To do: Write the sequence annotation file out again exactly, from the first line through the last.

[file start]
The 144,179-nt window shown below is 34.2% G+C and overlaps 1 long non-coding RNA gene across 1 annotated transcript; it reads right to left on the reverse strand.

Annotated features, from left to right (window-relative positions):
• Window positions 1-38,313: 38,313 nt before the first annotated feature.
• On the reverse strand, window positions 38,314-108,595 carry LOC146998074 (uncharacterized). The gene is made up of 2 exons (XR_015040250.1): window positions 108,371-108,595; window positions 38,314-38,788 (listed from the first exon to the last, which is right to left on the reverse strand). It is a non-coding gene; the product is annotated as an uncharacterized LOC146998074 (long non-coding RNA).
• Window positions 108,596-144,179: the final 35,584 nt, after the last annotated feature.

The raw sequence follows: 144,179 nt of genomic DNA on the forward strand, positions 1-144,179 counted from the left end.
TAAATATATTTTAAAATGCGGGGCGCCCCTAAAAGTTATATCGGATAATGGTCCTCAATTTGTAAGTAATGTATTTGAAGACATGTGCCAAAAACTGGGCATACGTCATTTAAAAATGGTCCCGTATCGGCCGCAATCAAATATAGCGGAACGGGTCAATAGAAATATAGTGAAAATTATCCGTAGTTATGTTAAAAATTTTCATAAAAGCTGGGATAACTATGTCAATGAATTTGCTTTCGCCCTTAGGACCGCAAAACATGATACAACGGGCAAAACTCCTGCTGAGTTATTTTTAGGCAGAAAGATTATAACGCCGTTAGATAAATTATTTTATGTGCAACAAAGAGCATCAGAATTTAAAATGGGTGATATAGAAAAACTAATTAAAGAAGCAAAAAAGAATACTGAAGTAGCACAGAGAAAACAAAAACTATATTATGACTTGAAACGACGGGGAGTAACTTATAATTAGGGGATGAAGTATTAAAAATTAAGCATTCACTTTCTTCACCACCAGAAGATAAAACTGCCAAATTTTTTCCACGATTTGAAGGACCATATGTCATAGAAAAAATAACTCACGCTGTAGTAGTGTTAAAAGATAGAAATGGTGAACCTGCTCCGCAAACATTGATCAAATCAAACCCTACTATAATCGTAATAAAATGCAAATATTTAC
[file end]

The 144,179-nt window shown below is 34.2% G+C and overlaps 1 long non-coding RNA gene across 1 annotated transcript; it reads right to left on the reverse strand.

Annotated features, from left to right (window-relative positions):
• Window positions 1-38,313: 38,313 nt before the first annotated feature.
• On the reverse strand, window positions 38,314-108,595 carry LOC146998074 (uncharacterized). The gene is made up of 2 exons (XR_015040250.1): window positions 108,371-108,595; window positions 38,314-38,788 (listed from the first exon to the last, which is right to left on the reverse strand). It is a non-coding gene; the product is annotated as an uncharacterized LOC146998074 (long non-coding RNA).
• Window positions 108,596-144,179: the final 35,584 nt, after the last annotated feature.

The raw sequence follows: 144,179 nt of genomic DNA on the forward strand, positions 1-144,179 counted from the left end.
TAAATATATTTTAAAATGCGGGGCGCCCCTAAAAGTTATATCGGATAATGGTCCTCAATTTGTAAGTAATGTATTTGAAGACATGTGCCAAAAACTGGGCATACGTCATTTAAAAATGGTCCCGTATCGGCCGCAATCAAATATAGCGGAACGGGTCAATAGAAATATAGTGAAAATTATCCGTAGTTATGTTAAAAATTTTCATAAAAGCTGGGATAACTATGTCAATGAATTTGCTTTCGCCCTTAGGACCGCAAAACATGATACAACGGGCAAAACTCCTGCTGAGTTATTTTTAGGCAGAAAGATTATAACGCCGTTAGATAAATTATTTTATGTGCAACAAAGAGCATCAGAATTTAAAATGGGTGATATAGAAAAACTAATTAAAGAAGCAAAAAAGAATACTGAAGTAGCACAGAGAAAACAAAAACTATATTATGACTTGAAACGACGGGGAGTAACTTATAATTAGGGGATGAAGTATTAAAAATTAAGCATTCACTTTCTTCACCACCAGAAGATAAAACTGCCAAATTTTTTCCACGATTTGAAGGACCATATGTCATAGAAAAAATAACTCACGCTGTAGTAGTGTTAAAAGATAGAAATGGTGAACCTGCTCCGCAAACATTGATCAAATCAAACCCTACTATAATCGTAATAAAATGCAAATATTTAC